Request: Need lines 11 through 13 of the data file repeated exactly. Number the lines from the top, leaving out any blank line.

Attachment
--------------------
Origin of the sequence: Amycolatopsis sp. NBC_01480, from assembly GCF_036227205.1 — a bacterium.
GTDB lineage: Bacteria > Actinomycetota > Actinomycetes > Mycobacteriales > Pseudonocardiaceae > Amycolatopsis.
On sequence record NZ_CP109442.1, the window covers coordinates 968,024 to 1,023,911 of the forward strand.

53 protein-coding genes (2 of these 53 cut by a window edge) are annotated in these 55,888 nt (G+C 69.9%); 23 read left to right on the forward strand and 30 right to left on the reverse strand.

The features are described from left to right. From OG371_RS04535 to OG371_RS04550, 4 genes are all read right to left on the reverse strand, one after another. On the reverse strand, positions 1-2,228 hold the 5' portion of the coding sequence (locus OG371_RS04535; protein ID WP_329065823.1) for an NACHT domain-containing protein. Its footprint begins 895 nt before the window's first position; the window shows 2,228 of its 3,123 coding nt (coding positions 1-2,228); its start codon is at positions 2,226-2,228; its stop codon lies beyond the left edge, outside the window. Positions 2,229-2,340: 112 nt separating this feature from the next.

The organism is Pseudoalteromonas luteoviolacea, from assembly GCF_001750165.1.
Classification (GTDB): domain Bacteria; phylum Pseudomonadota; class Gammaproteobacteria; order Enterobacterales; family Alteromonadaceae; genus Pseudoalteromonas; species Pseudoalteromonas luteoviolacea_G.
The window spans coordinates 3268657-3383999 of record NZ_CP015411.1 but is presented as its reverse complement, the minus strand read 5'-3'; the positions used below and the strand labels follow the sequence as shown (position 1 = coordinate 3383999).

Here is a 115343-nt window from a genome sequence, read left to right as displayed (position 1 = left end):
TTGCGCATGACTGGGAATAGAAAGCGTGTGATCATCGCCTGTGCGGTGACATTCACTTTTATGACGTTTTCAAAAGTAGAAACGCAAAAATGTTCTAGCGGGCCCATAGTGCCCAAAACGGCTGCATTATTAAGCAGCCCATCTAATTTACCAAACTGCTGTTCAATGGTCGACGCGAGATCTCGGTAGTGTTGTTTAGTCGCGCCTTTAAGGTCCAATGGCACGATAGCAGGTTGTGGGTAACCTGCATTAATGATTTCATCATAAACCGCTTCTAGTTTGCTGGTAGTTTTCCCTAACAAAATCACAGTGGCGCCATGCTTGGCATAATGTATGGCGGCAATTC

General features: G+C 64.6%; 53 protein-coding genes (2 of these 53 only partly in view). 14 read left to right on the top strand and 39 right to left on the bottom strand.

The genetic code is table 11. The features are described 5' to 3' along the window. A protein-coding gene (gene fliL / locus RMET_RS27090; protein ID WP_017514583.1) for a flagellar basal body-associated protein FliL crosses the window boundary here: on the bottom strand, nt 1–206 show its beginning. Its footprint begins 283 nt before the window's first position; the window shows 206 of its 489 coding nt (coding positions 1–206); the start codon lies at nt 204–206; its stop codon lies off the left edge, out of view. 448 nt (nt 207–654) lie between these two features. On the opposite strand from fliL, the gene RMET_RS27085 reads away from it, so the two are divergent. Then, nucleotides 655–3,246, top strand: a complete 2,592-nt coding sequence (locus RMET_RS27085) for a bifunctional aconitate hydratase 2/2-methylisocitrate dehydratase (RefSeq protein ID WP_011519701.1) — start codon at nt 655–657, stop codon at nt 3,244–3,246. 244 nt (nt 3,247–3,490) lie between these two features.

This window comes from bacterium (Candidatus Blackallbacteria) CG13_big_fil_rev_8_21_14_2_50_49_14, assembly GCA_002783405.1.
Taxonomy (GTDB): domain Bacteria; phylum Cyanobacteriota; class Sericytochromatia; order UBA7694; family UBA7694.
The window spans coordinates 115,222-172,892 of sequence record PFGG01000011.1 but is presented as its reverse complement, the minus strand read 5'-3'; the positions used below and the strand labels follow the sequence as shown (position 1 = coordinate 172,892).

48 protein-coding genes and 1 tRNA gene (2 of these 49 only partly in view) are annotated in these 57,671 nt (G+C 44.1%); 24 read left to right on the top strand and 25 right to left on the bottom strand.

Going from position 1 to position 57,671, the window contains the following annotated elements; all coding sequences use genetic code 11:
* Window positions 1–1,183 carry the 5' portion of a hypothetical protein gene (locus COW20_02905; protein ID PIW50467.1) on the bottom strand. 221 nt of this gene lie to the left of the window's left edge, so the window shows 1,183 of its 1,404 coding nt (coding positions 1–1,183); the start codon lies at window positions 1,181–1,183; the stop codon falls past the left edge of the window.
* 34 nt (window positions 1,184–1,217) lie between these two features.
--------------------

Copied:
General features: G+C 64.6%; 53 protein-coding genes (2 of these 53 only partly in view). 14 read left to right on the top strand and 39 right to left on the bottom strand.

The genetic code is table 11. The features are described 5' to 3' along the window. A protein-coding gene (gene fliL / locus RMET_RS27090; protein ID WP_017514583.1) for a flagellar basal body-associated protein FliL crosses the window boundary here: on the bottom strand, nt 1–206 show its beginning. Its footprint begins 283 nt before the window's first position; the window shows 206 of its 489 coding nt (coding positions 1–206); the start codon lies at nt 204–206; its stop codon lies off the left edge, out of view. 448 nt (nt 207–654) lie between these two features. On the opposite strand from fliL, the gene RMET_RS27085 reads away from it, so the two are divergent. Then, nucleotides 655–3,246, top strand: a complete 2,592-nt coding sequence (locus RMET_RS27085) for a bifunctional aconitate hydratase 2/2-methylisocitrate dehydratase (RefSeq protein ID WP_011519701.1) — start codon at nt 655–657, stop codon at nt 3,244–3,246. 244 nt (nt 3,247–3,490) lie between these two features.

This window comes from bacterium (Candidatus Blackallbacteria) CG13_big_fil_rev_8_21_14_2_50_49_14, assembly GCA_002783405.1.